Editorial for Saturday, August 22, 2015-Week 3 of the Federal Election: A Mad Guy Became A Meme.

A brief note: Canadian taxpayers are footing the bill for this extremely long, thus expensive, election. When you have to pay back your shiny new child benefit in taxes next April, remember that your money bought Mr. Harper his nice, loooooong election.
Week 3:
This past week a Conservative Party supporter got all het up, coiled and struck. Instant meme. He called a reporter a “lying piece of s**t”. He also accused her of lying on her tax return and the way he said it made it seem like he thought everyone lied on their tax return…and that it was probably ok if you did. It just wasn’t ok if you lied on your tax return more “..than Duffy lied on [his]”. (If you’d like to hear exactly what he said, just search online for “angry old Conservative” and you can watch the video yourself.)
Six sources identified him as Earl Cowan who said he had no idea what the reporter was talking about, then later seemed to contradict himself when he said “I’m forgetting my own lines here”. Again, seeming to indicate that lying is ok…for some people. Like him, maybe? As it turns out, that’s probably exactly what he means.
In the face of his denials, for the sake of brevity, and to save asterisks, let’s call him Mr. LPOS.
It’s tempting to think that Mr. LPOS is just an angry old nut.
OK. He IS old, and he is definitely angry. He may even be a nut (he had a Doug Ford button on, after all). But that isn’t all he is.
He’s actually a shining example of the kind of voter that Mr. Harper likes best.
Mr. LPOS believes that the ‘liberal, biased media’ lies about his boys, even when his boys get caught lying. For example, the old law says that, to represent a region in the Senate, you have to own property there worth $4,000. Way back in the olden days, that meant you were a substantial property owner and you lived there, so you could reasonably represent the region. It was intended to give all of the regions of Canada a voice…not just the big regions. But Mr. Harper decided to undermine the intent of the law by sticking to the letter of the law—Duffy didn’t really live there, but he did own property there. When your kid does something like that, you know he’s pulling a fast one. What Mr. Harper did, while perhaps not technically illegal, was pulling a fast one, nonetheless. That’s like “lying”.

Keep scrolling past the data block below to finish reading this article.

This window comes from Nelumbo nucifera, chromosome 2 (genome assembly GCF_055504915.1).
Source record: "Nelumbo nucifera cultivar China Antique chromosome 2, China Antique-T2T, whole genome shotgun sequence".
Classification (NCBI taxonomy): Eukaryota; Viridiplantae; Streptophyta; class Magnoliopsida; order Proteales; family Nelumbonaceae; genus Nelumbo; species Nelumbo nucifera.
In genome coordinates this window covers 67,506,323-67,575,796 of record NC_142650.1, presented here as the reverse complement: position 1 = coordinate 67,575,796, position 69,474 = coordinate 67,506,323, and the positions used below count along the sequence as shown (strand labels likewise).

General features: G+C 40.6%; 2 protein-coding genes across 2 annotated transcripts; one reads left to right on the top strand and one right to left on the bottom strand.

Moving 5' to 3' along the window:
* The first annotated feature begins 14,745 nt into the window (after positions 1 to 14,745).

Further, intentionally “misrepresenting” facts so that the public thinks that Mr. Duffy was honourable enough to pay his own expenses wasn’t true, but it was good PR for the PM (that’s like “lying”, too); and sending out the party troops to spread that same story, even though it wasn’t true…is exactly…well…“lying”.
The argument that this whole thing didn’t cost the taxpayer any money—it was good ol’ Nige’s 90,000—is the slimy surface hiding the slimy underbelly, which is that it’s ok to lie if it’s cheaper than other lies (like the sponsorship scandal). Right?
Mr. LPOS says that this whole thing is “nothing” (to be more exact, he says it’s “NOTHING”, with, possibly, spittle).
Mr. LPOS also believes any impropriety is the media’s fault. And Mr. Harper’s machine feeds that beast relentlessly.
No matter what, Mr. LPOS will vote for Mr. Harper. He won’t be swayed. No information could ever come to light that would change his mind…since it would be conveyed by the media, and the media lies.
It’s ‘point and shoot’ voting: convenient and easy, requiring no analysis or thought. Simply get your guy to tell you who you hate, then vote for your guy because he hates them, too.
The guys on the other side don’t hate enough to win.
But there are enough voters like Mr. LPOS that Mr. Harper can’t lose.


Comments

Editorial for Saturday, August 22, 2015-Week 3 of the Federal Election: A Mad Guy Became A Meme. — 2 Comments

  1. Laying it a little thick on the conjecture? I’m no fan of Harper, but he didn’t know about the $90k until after it was paid out, and turfed Nigel Wright when he found out. Are things at the top messy sometimes? Ask Paul Martin that question. And then ask Chretien before him. The sponsorship scandal and L’Auberge Grand-Mare cost a lot more than $90k.

    • Sorry for the delay in answering. No, I don’t think I laid it on a bit thick. That both of those gentlemen (Mr. Chretien and Mr. Martin) were in the soup is undeniable. That their transgressions cost more than this one is also undeniable. But I don’t think there’s a cost analysis that excuses any of the three, particularly if evidence points to the fact that they knew something was up but didn’t want to ‘know’ anything. When you are, like Mr. Harper was, involved in all aspects of controlling ‘the message’, it’s suspect when you maintain that THIS one escaped you. Somehow.
      Anyway, thanks for reading. Sorry, again, for taking so long to answer.

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